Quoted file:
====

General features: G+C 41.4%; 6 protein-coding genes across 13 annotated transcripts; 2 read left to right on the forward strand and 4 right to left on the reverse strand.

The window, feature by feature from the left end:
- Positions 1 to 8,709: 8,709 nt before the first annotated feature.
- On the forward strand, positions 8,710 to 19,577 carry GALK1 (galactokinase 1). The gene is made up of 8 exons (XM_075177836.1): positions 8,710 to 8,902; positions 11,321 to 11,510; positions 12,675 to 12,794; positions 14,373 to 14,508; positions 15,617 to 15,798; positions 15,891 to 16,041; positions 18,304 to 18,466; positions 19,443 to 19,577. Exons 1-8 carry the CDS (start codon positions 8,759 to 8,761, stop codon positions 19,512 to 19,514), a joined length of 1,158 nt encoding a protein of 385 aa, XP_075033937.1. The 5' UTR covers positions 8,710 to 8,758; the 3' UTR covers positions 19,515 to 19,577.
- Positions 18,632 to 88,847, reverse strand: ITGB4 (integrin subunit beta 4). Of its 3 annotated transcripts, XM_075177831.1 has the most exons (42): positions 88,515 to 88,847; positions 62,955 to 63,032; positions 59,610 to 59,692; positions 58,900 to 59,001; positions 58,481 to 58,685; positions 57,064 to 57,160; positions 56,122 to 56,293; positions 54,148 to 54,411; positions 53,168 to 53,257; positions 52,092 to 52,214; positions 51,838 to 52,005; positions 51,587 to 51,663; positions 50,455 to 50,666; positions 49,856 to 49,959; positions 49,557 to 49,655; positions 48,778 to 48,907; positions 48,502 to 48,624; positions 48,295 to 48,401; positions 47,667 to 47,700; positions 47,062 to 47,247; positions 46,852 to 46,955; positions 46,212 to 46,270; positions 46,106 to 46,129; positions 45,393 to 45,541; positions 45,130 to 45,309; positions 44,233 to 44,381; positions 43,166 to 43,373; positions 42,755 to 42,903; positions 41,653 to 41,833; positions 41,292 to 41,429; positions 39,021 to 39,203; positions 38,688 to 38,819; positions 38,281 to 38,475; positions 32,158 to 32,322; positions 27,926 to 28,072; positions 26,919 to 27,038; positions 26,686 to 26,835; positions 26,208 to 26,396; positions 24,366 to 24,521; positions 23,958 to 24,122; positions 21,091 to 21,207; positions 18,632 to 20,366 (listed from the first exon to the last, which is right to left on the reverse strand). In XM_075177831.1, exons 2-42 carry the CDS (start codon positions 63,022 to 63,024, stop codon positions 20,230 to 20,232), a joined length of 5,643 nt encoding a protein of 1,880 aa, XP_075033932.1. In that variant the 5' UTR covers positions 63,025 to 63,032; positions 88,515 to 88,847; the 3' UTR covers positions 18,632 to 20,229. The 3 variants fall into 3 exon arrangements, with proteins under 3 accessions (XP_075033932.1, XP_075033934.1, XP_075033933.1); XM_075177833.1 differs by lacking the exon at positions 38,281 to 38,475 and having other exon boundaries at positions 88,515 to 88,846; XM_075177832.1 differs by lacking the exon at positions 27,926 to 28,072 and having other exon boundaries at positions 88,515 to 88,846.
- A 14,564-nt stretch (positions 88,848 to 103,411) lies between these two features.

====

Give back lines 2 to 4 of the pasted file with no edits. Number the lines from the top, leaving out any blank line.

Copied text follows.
The window, feature by feature from the left end:
- Positions 1 to 8,709: 8,709 nt before the first annotated feature.
- On the forward strand, positions 8,710 to 19,577 carry GALK1 (galactokinase 1). The gene is made up of 8 exons (XM_075177836.1): positions 8,710 to 8,902; positions 11,321 to 11,510; positions 12,675 to 12,794; positions 14,373 to 14,508; positions 15,617 to 15,798; positions 15,891 to 16,041; positions 18,304 to 18,466; positions 19,443 to 19,577. Exons 1-8 carry the CDS (start codon positions 8,759 to 8,761, stop codon positions 19,512 to 19,514), a joined length of 1,158 nt encoding a protein of 385 aa, XP_075033937.1. The 5' UTR covers positions 8,710 to 8,758; the 3' UTR covers positions 19,515 to 19,577.